Microblades are representative stone implements from the Paleolithic period. The origin of these small stone tools traces back to the use of animal bones or horns for spear points. Grooves would be scored in the sides of the points, with several microblades then fitted inside. If one microblade broke off, it could be replaced by another, just like how one might replace the blades of a razor nowadays. These microblades were made of obsidian, also known as nature's glass. With fractures sharp enough to cut the hand, this was ideal spear material. However, fairly advanced skills were needed to shape the obsidian into long, straight chips. One large piece of obsidian could be used to make over 100 microblades.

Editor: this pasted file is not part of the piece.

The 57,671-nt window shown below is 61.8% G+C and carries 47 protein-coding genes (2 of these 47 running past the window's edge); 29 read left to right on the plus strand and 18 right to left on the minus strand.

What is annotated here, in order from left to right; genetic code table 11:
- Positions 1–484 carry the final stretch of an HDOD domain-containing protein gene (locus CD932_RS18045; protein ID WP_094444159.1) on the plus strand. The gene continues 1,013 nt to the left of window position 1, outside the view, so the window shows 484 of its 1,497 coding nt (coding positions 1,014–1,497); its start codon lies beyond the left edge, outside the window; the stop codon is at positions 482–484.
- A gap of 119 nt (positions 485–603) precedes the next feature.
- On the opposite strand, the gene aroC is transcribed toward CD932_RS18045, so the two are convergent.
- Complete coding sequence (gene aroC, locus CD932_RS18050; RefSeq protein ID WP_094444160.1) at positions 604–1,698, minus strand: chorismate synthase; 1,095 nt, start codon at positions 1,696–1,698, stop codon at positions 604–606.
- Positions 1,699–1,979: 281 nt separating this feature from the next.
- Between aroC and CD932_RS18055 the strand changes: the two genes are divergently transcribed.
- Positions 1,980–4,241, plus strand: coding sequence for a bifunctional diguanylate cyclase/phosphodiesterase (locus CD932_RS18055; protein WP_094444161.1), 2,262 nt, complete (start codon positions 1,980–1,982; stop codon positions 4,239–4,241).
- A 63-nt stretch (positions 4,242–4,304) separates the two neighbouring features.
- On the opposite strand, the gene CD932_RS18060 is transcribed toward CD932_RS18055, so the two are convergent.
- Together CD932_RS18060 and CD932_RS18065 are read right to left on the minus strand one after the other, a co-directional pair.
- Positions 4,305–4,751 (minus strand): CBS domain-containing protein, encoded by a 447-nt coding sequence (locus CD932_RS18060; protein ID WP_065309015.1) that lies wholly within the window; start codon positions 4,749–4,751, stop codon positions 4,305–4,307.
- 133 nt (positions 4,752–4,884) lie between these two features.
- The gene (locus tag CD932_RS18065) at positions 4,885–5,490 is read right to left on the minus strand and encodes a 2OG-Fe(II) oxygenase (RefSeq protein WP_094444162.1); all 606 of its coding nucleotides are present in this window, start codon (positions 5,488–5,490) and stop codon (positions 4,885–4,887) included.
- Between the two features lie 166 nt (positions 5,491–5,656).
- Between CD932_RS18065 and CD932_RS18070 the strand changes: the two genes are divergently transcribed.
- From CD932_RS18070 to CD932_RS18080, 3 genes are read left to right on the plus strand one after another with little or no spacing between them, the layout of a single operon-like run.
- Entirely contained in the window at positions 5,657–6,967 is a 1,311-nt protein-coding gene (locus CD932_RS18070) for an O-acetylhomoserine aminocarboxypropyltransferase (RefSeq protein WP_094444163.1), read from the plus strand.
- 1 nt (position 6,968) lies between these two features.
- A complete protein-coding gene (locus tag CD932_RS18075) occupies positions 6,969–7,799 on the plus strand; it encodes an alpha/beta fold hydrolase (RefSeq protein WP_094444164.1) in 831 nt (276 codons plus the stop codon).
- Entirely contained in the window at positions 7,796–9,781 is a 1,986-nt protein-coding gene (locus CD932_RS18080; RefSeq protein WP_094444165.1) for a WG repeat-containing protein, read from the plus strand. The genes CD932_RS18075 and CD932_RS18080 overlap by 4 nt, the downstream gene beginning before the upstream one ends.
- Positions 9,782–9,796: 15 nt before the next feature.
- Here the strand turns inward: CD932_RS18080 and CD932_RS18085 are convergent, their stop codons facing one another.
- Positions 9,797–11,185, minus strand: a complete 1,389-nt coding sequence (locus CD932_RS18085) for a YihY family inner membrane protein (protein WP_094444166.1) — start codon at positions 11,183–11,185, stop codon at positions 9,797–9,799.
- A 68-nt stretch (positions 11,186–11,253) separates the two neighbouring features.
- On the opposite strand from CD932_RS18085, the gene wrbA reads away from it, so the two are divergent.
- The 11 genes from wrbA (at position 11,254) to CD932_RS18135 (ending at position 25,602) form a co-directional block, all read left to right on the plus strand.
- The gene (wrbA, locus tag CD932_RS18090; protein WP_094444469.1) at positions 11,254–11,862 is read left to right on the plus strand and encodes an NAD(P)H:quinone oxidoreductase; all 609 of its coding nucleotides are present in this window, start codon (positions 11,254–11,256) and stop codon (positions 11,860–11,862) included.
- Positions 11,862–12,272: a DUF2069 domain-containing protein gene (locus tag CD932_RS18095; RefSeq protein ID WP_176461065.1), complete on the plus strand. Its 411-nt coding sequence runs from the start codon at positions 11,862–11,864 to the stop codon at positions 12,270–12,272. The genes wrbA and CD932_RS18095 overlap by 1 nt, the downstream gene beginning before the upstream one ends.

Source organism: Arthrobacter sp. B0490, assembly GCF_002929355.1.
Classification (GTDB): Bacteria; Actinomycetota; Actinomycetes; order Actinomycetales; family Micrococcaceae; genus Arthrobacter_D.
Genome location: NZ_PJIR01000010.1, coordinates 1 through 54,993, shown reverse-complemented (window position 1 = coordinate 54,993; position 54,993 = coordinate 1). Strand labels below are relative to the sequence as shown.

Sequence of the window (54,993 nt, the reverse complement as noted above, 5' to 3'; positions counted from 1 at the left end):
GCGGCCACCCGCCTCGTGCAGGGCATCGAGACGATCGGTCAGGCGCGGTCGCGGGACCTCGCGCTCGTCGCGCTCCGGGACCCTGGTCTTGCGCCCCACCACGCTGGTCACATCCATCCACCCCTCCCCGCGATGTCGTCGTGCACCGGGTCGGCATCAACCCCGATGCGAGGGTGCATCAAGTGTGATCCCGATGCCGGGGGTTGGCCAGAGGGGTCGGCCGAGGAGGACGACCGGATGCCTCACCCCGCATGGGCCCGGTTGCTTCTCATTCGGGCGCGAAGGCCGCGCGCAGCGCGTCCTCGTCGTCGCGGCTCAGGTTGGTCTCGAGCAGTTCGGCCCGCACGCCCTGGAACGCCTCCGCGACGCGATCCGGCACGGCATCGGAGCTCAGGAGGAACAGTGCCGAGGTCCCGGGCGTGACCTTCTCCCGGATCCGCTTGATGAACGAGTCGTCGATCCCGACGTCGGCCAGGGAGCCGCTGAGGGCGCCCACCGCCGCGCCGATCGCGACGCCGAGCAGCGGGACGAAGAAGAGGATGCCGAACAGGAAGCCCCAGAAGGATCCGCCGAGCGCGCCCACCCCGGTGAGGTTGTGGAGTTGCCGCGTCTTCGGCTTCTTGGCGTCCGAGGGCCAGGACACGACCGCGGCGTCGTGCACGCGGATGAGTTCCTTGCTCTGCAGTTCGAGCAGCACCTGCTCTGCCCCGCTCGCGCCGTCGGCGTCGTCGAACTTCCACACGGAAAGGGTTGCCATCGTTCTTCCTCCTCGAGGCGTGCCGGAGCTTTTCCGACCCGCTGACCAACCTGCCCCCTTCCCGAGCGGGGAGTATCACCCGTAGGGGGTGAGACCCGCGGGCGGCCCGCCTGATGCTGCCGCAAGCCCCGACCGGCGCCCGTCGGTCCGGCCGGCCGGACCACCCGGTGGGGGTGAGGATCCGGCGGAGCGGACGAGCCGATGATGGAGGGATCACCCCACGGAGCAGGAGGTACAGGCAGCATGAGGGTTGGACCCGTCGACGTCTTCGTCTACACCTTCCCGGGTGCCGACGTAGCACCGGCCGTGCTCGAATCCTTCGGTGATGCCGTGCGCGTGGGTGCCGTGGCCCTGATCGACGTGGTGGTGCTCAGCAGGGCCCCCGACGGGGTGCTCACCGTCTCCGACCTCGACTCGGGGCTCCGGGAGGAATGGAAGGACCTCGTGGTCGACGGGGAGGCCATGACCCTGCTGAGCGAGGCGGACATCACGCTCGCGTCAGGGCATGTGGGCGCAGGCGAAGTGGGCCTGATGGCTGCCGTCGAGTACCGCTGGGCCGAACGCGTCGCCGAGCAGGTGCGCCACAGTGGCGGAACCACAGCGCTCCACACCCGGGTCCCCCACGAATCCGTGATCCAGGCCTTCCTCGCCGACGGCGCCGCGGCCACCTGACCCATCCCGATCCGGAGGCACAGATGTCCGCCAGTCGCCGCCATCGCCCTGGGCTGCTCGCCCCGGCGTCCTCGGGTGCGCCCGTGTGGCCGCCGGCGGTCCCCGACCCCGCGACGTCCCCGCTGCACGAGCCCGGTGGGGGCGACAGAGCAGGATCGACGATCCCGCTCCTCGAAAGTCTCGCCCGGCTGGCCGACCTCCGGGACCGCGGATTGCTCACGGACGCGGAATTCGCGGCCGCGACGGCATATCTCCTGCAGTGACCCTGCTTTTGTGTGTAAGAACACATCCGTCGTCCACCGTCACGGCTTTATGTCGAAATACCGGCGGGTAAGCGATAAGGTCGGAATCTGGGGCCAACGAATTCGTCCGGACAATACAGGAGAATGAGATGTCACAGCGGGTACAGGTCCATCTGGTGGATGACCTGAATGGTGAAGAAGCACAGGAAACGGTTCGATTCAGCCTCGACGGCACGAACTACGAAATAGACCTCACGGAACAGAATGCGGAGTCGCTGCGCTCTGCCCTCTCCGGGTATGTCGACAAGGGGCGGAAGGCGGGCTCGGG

Until the invention of microblades, it was common to attach knife-like tools to the tips of spears, but if the blade chipped or broke off, the whole spear essentially had to be rebuilt.
Microblade spears were considerably easier to use, though. Microblades could be replaced easily, so the spears could be used for longer. Hunting efficiency was a life-or-death issue for people at that time, so this innovation helped to make life less precarious. These tiny stone fragments are a crystallization of human ingenuity and craftsmanship.